August 17, 2018

Mataasnakahoy’s Role in Lipa’s 19th Century Grandeur

Poblacion Mataasnakahoy.
Poblacion Mataasnakahoy.
[Topics in this article: Villa de Lipa Batangas, Batangas coffee production, 19th century Lipa Batangas, Mataasnakahoy Batangas], Manuel Sastron, Batangas y su Provincia
In his late 19th century book, the Spanish historian Manuel Sastron devoted an entire chapter to what was then called “Villa de Lipa,” an era when the town was something of a royal estate2 likely directly administered by the Spanish Crown. This distinction was given to Lipa because of its affluence, a consequence of its coffee plantations which made the country among the world’s greatest producers3 of coffee at the time.

To the present day, the city of Lipa continues to be associated with coffee even if the boom was cut short to the point whereby production “had declined to almost nil” late in the 19th century by a fungus infestation4. What is all but forgotten was that the now-town of Mataasnakahoy was among the major contributors to Lipa’s wealth.
READ: “The Glory of 19th Century Villa de Lipa as Described by a Spanish Historian
The latter would not become a municipality on its own until acting Governor-General George C. Butte signed Executive Order No. 3085 in 1931, which formally separated Mataasnakahoy from Lipa. Sastron himself recognized Mataasnakahoy’s importance to Lipa and named it among the barrios most vital to the latter’s “growth and wealth.”

It was not just coffee that Mataasnakahoy contributed to Lipa’s economy, however. The 1953 document called “Historical and Cultural Data of Mataasnakahoy6” claimed that the among town’s main produce used to have been abaca, a banana species endemic to the Philippines from which fiber could be extracted to make “twines and ropes7.” According to this document:
“Back to the olden days, if one still remembers Mataasnakahoy, which was then still a part of the present Lipa City, was a rich and prosperous place noted for its abaca and coffee. Though backward in the line of civilization in those days, it was a progressive town in agriculture and commerce. Abaca was then known and transported to other places as Manila hemp and was sent in large scale in bales to the city of Manila for the foreign consumers.”
The document did acknowledge that it was coffee that was Mataasnakahoy’s greatest contribution to the economy of Lipa, albeit its description of the industry’s decline contained a tinge of resentment or even envy.
“Side by side with this [i.e. the abaca production] was the coffee plant industry, which in those days was a place [in reference to Lipa] looked upon by foreigners as the best producer in the world. But its prosperity was followed by depression, which according to the old folks was a punishment given by Providence for the abuses done to the plants, the pride and arrogance brought about by this fabulous wealth that the plant has given to the then already wealthy individuals. A plant disease struck these plants until little by little, they died away; and so came the downfall for both industries.”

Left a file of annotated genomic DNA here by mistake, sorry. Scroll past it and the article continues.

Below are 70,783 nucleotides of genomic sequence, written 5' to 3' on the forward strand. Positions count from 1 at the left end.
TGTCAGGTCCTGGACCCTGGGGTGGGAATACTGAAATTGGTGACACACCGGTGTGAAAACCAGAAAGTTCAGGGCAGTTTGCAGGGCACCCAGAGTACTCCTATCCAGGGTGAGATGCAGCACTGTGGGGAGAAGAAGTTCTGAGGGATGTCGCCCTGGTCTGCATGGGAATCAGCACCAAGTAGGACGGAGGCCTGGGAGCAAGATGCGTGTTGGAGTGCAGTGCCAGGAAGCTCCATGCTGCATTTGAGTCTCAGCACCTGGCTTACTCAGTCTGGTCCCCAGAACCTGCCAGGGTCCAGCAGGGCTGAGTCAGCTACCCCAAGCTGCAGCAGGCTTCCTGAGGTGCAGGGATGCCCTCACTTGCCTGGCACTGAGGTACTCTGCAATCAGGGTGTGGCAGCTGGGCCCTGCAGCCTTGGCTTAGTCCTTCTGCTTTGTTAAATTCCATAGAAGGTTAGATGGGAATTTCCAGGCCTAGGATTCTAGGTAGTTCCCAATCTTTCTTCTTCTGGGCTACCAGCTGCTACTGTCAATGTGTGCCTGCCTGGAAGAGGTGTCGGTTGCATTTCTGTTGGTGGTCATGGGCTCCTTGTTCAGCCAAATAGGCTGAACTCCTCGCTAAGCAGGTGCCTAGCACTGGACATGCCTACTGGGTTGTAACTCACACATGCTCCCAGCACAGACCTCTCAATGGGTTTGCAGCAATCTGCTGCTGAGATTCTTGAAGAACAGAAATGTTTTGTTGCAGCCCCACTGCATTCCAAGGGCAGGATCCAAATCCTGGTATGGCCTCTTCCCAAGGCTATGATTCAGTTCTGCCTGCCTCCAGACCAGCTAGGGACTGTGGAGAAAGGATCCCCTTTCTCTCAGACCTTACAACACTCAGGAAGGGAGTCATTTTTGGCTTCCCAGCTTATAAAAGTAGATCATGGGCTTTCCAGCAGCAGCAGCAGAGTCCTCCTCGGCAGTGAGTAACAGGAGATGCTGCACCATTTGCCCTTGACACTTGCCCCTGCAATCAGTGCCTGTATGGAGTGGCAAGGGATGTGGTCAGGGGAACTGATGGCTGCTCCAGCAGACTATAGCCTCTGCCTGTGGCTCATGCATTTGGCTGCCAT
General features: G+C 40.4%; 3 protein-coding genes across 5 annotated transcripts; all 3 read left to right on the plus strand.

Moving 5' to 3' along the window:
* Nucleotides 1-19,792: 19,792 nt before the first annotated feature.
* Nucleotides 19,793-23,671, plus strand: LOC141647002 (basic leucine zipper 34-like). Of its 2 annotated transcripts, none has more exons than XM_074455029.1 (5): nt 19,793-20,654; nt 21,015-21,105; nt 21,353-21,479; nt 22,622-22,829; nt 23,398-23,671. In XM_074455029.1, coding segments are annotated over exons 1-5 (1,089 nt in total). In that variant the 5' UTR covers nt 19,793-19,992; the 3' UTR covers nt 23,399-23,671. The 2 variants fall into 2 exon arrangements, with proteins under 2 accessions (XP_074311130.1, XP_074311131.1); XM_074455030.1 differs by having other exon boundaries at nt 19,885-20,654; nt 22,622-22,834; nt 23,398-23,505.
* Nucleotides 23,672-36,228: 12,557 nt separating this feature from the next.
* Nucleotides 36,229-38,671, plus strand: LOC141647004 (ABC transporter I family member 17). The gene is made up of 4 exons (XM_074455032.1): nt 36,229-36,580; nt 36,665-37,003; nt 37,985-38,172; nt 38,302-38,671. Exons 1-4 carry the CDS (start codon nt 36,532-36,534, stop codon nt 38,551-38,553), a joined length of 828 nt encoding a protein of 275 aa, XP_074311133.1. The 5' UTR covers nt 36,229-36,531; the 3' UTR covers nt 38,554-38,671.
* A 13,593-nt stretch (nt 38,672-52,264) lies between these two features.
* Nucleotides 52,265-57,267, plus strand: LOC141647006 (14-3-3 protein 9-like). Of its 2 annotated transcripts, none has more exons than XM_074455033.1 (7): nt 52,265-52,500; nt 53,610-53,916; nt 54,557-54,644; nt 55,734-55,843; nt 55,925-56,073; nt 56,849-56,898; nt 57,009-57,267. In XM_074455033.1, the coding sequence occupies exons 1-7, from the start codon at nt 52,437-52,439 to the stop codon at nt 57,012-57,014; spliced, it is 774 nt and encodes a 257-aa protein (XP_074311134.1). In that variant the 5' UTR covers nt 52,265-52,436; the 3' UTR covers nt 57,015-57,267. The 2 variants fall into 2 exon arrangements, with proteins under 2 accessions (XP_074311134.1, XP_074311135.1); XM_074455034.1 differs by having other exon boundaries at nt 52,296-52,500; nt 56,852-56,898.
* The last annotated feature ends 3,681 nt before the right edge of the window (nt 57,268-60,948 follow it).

Sastron had written that the coffee boom brought “exceptional wealth” to about a dozen of Lipa’s already affluent families. Their wealth was such that their houses along Lipa’s main street were all built with sturdy materials; their women adorned themselves with the most expensive jewelry; they dined using the finest ceramic plates and silverware; and they entertained lavishly.

From Sastron’s narrative, it is probably safe to assume that while there were vast swathes of land planted to coffee – and abaca – in Mataasnakahoy, the beneficiaries were really the affluent families in Lipa whose wealth he took great pains to describe.

On 30 March 1931, acting Governor-General Butte would sign an executive order that would formally separate Mataasnakahoy from Lipa, the culmination of the work undertaken by the town’s leaders Antonio Mandigma, Victor Templo, Agapito Templo, Casiano Silva and Candido Recinto. By the 2nd of January 1932, it would be inaugurated as a new municipality8.

Up until the present day, Mataasnakahoy’s continues to be a largely agrarian economy; and yes, coffee is still among its principal products, along with coconut and bananas.

Notes and references:
1Filipinas: Pequeños Estudios; Batangas y su Provincia,” published 1895 in Malabon, by Manuel Sastron.
2Villa,” Wikipedia.
3Demythologizing the History of Coffee in Lipa, Batangas in the XIX Century,” a dissertation written by Maria Rita Isabel Santos Castro, 2003.
4 Castro, op. cit.
5Mataasnakahoy,” Wikipedia.
6 “A Compilation of Historical and Cultural Data of the Municipality of Mataasnakahoy, Batangas,” 1953, online at the National Library of the Philippines’ Digital Collections.
7Abacá,” Wikipedia.
8 Historical Data, op. cit.

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